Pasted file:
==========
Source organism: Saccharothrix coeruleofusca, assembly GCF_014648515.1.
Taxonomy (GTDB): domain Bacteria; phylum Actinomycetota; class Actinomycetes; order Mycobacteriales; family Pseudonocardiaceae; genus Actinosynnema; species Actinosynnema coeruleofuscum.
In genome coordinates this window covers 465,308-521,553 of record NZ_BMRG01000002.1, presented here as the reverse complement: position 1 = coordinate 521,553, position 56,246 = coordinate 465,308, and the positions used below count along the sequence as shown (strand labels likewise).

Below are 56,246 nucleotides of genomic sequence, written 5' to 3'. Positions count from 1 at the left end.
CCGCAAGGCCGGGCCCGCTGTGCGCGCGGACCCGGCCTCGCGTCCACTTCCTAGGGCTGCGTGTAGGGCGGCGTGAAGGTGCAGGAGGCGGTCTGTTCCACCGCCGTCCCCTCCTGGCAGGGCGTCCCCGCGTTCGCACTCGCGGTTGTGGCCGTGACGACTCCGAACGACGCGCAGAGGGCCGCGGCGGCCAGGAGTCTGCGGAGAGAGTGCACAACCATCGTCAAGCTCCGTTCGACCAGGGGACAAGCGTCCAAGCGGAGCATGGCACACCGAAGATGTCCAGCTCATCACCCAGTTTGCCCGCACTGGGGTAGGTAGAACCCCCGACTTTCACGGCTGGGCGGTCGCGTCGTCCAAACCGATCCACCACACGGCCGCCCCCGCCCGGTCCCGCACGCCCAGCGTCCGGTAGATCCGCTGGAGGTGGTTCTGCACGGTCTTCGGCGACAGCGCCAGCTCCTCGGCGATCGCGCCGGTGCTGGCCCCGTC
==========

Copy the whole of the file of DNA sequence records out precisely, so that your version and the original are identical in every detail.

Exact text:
Source organism: Saccharothrix coeruleofusca, assembly GCF_014648515.1.
Taxonomy (GTDB): domain Bacteria; phylum Actinomycetota; class Actinomycetes; order Mycobacteriales; family Pseudonocardiaceae; genus Actinosynnema; species Actinosynnema coeruleofuscum.
In genome coordinates this window covers 465,308-521,553 of record NZ_BMRG01000002.1, presented here as the reverse complement: position 1 = coordinate 521,553, position 56,246 = coordinate 465,308, and the positions used below count along the sequence as shown (strand labels likewise).

Below are 56,246 nucleotides of genomic sequence, written 5' to 3'. Positions count from 1 at the left end.
CCGCAAGGCCGGGCCCGCTGTGCGCGCGGACCCGGCCTCGCGTCCACTTCCTAGGGCTGCGTGTAGGGCGGCGTGAAGGTGCAGGAGGCGGTCTGTTCCACCGCCGTCCCCTCCTGGCAGGGCGTCCCCGCGTTCGCACTCGCGGTTGTGGCCGTGACGACTCCGAACGACGCGCAGAGGGCCGCGGCGGCCAGGAGTCTGCGGAGAGAGTGCACAACCATCGTCAAGCTCCGTTCGACCAGGGGACAAGCGTCCAAGCGGAGCATGGCACACCGAAGATGTCCAGCTCATCACCCAGTTTGCCCGCACTGGGGTAGGTAGAACCCCCGACTTTCACGGCTGGGCGGTCGCGTCGTCCAAACCGATCCACCACACGGCCGCCCCCGCCCGGTCCCGCACGCCCAGCGTCCGGTAGATCCGCTGGAGGTGGTTCTGCACGGTCTTCGGCGACAGCGCCAGCTCCTCGGCGATCGCGCCGGTGCTGGCCCCGTC